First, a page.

3/4 cup milk of your choice
1/2 tablespoon blackstrap molasses
1 banana
1/4 avocado
1/2 cup plain Greek yogurt
2 tablespoons cocoa powder
1 tablespoon ground flaxseed (optional)

Warm the milk and dissolve the molasses in it. (The molasses won't dissolve in cold milk -- tried it.) Let cool. Toss an ice cube in it to cool it if you're in a hurry. Combine all ingredient in blender and blend until smooth.

Makes two cups. I'll leave it up to you as to whether it's one serving or two. For me, it's one, but it's my entire breakfast.

Wednesday, March 5, 2014

Food tracking of a different flavor

I've been following Shaunta Grimes's "eat the food" experiment with some interest, and decided to join her on the tracking front. Semi-join her anyway.

I am not noticeably fat in street clothes and do not have a long and troubled history of food restriction. Some, yes. I believe we all swim in the fouled air of dysfunctional body images in this society, but I feel blessed to have perhaps inhaled a little less of the poison.

Eating a reasonable amount of food so that my body may function is not a radical idea to me. In fact, I rolled my eyes every time my workplace Mayo Clinic "wellness" program recommended a 1200-calorie diet for me. I'd eat the linoleum off the counters after two days of that.

What I do want to do, however, is move toward a way of eating that better nourishes me but doesn't shackle me. I started a food log just before the new year (no, it wasn't a resolution, just random timing) using the USDA's Supertracker because I was concerned I wasn't getting enough iron. After a few days, lo and behold, I was finding a few nutrients that I struggled to get up to par.

Based on the formula Shaunta provided and my current exercise level (moderate), it looks like my BMR is 1424 and my TDEE is somewhere around 2200 -- which is precisely where USDA pegged my recommended caloric intake if I'm to maintain my weight. I'm working to up the exercise level, so the TDEE may go up, particularly when I start cycling in the summer.

Even though I have this idea in my head (thank you, popular culture) that it's horrifying for a woman to eat over 2000 calories, I find I need to get close to that 2200 to not be hungry and cranky. I don't do hungry and cranky well, and I have other priorities in life that don't mesh well with hungry and cranky.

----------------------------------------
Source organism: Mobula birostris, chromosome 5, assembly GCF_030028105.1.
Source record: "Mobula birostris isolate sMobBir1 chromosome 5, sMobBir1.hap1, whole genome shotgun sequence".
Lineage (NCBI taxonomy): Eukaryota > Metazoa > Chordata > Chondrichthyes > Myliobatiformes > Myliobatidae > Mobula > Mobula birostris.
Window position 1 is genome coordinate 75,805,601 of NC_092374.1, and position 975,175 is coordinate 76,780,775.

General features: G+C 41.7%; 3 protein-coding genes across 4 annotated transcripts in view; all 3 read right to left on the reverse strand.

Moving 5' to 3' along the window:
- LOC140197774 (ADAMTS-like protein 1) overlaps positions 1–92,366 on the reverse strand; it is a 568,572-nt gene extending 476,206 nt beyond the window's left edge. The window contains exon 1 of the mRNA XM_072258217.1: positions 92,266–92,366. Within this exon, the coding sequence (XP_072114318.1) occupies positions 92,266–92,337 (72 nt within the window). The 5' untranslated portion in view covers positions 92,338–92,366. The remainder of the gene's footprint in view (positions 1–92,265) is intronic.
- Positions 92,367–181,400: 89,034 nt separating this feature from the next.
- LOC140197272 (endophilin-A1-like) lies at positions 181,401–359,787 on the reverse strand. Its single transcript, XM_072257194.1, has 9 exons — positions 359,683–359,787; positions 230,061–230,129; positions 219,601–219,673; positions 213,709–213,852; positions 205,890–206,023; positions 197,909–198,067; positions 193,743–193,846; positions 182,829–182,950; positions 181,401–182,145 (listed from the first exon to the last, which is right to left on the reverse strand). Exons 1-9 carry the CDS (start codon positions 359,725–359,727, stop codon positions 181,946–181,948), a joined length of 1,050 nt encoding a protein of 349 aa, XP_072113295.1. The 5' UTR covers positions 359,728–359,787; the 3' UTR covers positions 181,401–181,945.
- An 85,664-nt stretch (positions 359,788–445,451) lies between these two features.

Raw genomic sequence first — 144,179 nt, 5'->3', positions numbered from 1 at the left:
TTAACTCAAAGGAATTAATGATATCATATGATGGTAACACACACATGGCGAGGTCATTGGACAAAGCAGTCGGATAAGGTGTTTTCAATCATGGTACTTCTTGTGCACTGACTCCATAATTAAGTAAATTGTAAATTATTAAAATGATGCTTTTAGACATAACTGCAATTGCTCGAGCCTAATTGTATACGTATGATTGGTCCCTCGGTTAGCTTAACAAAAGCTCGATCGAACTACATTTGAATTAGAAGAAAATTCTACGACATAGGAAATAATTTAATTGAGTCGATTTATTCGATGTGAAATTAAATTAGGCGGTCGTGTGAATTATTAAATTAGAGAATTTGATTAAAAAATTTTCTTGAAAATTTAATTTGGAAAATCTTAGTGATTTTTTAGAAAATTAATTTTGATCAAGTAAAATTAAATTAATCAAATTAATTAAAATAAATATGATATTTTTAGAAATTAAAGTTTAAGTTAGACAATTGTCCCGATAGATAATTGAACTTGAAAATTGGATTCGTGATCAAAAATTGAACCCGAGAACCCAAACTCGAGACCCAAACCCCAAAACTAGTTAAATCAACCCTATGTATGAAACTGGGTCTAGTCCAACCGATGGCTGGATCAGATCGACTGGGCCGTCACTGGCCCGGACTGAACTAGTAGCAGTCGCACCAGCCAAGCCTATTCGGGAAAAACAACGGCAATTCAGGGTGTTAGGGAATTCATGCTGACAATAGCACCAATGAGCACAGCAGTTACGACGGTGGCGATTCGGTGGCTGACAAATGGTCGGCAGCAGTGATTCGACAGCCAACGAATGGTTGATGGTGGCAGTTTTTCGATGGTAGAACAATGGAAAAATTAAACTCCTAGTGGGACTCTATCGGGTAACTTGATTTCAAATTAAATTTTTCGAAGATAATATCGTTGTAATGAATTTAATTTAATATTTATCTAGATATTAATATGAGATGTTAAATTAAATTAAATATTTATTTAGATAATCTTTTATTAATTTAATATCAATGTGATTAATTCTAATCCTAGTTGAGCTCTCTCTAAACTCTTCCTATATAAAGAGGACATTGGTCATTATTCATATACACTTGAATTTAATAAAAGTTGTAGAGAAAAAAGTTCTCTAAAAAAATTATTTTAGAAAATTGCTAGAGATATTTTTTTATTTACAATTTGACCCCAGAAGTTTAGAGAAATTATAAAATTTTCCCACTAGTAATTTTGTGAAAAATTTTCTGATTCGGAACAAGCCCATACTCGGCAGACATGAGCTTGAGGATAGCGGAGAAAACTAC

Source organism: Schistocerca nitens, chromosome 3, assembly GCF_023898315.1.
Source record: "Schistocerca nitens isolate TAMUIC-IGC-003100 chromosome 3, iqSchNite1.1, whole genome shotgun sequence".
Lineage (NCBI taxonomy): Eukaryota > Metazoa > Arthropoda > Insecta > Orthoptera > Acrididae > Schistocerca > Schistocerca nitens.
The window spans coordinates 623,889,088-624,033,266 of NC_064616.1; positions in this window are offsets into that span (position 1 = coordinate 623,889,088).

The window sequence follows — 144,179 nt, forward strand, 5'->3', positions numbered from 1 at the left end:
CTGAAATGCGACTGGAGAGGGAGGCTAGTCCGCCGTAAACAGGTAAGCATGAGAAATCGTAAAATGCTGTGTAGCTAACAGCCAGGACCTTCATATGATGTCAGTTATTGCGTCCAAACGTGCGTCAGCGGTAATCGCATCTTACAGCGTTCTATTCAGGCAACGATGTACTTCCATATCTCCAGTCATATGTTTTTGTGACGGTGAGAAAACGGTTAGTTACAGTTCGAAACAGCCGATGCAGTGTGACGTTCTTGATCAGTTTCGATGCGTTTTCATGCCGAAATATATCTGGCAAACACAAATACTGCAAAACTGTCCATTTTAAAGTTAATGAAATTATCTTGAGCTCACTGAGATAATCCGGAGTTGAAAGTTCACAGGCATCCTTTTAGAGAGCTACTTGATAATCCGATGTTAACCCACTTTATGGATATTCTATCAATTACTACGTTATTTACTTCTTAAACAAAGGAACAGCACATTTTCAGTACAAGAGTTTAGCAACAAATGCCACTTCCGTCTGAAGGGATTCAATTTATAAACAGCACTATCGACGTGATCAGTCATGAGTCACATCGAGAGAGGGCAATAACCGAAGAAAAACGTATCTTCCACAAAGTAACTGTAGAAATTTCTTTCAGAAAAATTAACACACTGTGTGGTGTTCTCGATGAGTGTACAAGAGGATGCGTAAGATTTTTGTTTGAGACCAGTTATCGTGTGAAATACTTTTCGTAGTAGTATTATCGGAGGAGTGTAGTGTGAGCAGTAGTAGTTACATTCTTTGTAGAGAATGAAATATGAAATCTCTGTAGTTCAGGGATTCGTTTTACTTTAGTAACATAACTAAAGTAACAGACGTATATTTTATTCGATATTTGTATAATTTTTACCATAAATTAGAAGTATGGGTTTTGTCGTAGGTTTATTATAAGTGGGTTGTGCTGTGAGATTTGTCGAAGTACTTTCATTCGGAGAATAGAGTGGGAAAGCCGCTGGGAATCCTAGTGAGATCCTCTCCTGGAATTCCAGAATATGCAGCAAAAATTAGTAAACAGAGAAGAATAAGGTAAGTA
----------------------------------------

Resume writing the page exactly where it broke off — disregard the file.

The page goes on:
Saturday, February 22, 2014

Please don't call me a cancer "survivor"

It embarrasses me every time. Some acquaintance of my husband shares a cancer diagnosis -- their own or that of a loved one -- and he tells them, "You know, Sue had cancer."

I did, although it's not as bad as it sounds. I had papillary thyroid cancer five years ago. At my age, papillary cell thyca has a 99%+ 20-year survival rate. You read that right: 99%+. There was no chemotherapy and subsequent nausea. I kept my hair. No external beam radiation. I faced only one surgery.

Most importantly, I was never in real fear for my life.

The surgeon took out my thyroid. A month later, I swallowed a radioactive iodine pill to take out any stray cells. It came with a plastic bag in case I threw it up* and a set of instructions to avoid zapping anyone else while isotopes oozed out the pores for a few days.

Best sick day excuse for work ever: "I can't come in. I'm radioactive."

Yes, there were risks. I could have lost my vocal cord nerves or parathyroids. No surgery is 100% safe. Still, it wasn't terrible. I have a scar you can barely see and a high daily dose of thyroid replacement hormone. I'm on year 5 of a 20-year post-treatment monitoring plan.

I don't speak for others who've had thyca, and you should never tell someone who's had it that they had the "good" cancer. That's like telling them you gave them the "good" punch in the mouth because you only split their lip and didn't knock out any teeth. It still sucks. It just sucks less.